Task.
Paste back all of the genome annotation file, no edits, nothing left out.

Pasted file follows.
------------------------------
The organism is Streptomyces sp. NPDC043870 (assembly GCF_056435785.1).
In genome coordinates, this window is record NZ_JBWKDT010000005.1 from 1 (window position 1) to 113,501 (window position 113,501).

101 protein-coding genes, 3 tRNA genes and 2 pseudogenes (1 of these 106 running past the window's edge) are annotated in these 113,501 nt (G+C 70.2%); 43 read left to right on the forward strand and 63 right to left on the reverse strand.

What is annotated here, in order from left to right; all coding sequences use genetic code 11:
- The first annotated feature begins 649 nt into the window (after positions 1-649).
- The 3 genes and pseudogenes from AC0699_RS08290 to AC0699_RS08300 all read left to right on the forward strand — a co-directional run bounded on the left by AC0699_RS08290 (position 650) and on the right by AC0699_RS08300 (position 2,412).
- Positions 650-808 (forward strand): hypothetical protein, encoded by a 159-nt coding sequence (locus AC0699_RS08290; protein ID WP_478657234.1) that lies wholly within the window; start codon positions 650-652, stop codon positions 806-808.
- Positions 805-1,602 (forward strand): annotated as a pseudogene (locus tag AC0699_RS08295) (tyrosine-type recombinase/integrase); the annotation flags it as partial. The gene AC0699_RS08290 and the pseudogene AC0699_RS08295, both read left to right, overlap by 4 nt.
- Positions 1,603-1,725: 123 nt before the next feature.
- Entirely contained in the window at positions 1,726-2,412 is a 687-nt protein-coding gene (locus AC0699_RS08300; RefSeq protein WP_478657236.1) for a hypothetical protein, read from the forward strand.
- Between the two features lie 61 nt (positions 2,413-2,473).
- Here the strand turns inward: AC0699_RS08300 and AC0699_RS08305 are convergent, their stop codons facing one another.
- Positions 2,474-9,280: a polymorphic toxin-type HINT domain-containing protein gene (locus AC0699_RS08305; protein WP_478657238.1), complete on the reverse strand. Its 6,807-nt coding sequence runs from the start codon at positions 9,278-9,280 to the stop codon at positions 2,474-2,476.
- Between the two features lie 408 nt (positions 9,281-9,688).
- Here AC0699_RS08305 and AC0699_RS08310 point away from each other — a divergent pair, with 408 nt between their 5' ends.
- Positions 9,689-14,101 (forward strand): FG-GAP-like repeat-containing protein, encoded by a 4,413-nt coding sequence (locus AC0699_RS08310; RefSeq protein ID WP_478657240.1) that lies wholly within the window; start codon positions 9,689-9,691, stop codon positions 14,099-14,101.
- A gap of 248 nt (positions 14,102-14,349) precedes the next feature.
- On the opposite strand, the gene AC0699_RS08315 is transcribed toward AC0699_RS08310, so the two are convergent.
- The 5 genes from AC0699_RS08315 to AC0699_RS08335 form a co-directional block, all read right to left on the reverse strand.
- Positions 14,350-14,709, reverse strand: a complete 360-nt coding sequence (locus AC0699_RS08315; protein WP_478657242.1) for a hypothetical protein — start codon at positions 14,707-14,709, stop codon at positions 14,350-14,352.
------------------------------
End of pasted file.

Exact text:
The organism is Streptomyces sp. NPDC043870 (assembly GCF_056435785.1).
In genome coordinates, this window is record NZ_JBWKDT010000005.1 from 1 (window position 1) to 113,501 (window position 113,501).

101 protein-coding genes, 3 tRNA genes and 2 pseudogenes (1 of these 106 running past the window's edge) are annotated in these 113,501 nt (G+C 70.2%); 43 read left to right on the forward strand and 63 right to left on the reverse strand.

What is annotated here, in order from left to right; all coding sequences use genetic code 11:
- The first annotated feature begins 649 nt into the window (after positions 1-649).
- The 3 genes and pseudogenes from AC0699_RS08290 to AC0699_RS08300 all read left to right on the forward strand — a co-directional run bounded on the left by AC0699_RS08290 (position 650) and on the right by AC0699_RS08300 (position 2,412).
- Positions 650-808 (forward strand): hypothetical protein, encoded by a 159-nt coding sequence (locus AC0699_RS08290; protein ID WP_478657234.1) that lies wholly within the window; start codon positions 650-652, stop codon positions 806-808.
- Positions 805-1,602 (forward strand): annotated as a pseudogene (locus tag AC0699_RS08295) (tyrosine-type recombinase/integrase); the annotation flags it as partial. The gene AC0699_RS08290 and the pseudogene AC0699_RS08295, both read left to right, overlap by 4 nt.
- Positions 1,603-1,725: 123 nt before the next feature.
- Entirely contained in the window at positions 1,726-2,412 is a 687-nt protein-coding gene (locus AC0699_RS08300; RefSeq protein WP_478657236.1) for a hypothetical protein, read from the forward strand.
- Between the two features lie 61 nt (positions 2,413-2,473).
- Here the strand turns inward: AC0699_RS08300 and AC0699_RS08305 are convergent, their stop codons facing one another.
- Positions 2,474-9,280: a polymorphic toxin-type HINT domain-containing protein gene (locus AC0699_RS08305; protein WP_478657238.1), complete on the reverse strand. Its 6,807-nt coding sequence runs from the start codon at positions 9,278-9,280 to the stop codon at positions 2,474-2,476.
- Between the two features lie 408 nt (positions 9,281-9,688).
- Here AC0699_RS08305 and AC0699_RS08310 point away from each other — a divergent pair, with 408 nt between their 5' ends.
- Positions 9,689-14,101 (forward strand): FG-GAP-like repeat-containing protein, encoded by a 4,413-nt coding sequence (locus AC0699_RS08310; RefSeq protein ID WP_478657240.1) that lies wholly within the window; start codon positions 9,689-9,691, stop codon positions 14,099-14,101.
- A gap of 248 nt (positions 14,102-14,349) precedes the next feature.
- On the opposite strand, the gene AC0699_RS08315 is transcribed toward AC0699_RS08310, so the two are convergent.
- The 5 genes from AC0699_RS08315 to AC0699_RS08335 form a co-directional block, all read right to left on the reverse strand.
- Positions 14,350-14,709, reverse strand: a complete 360-nt coding sequence (locus AC0699_RS08315; protein WP_478657242.1) for a hypothetical protein — start codon at positions 14,707-14,709, stop codon at positions 14,350-14,352.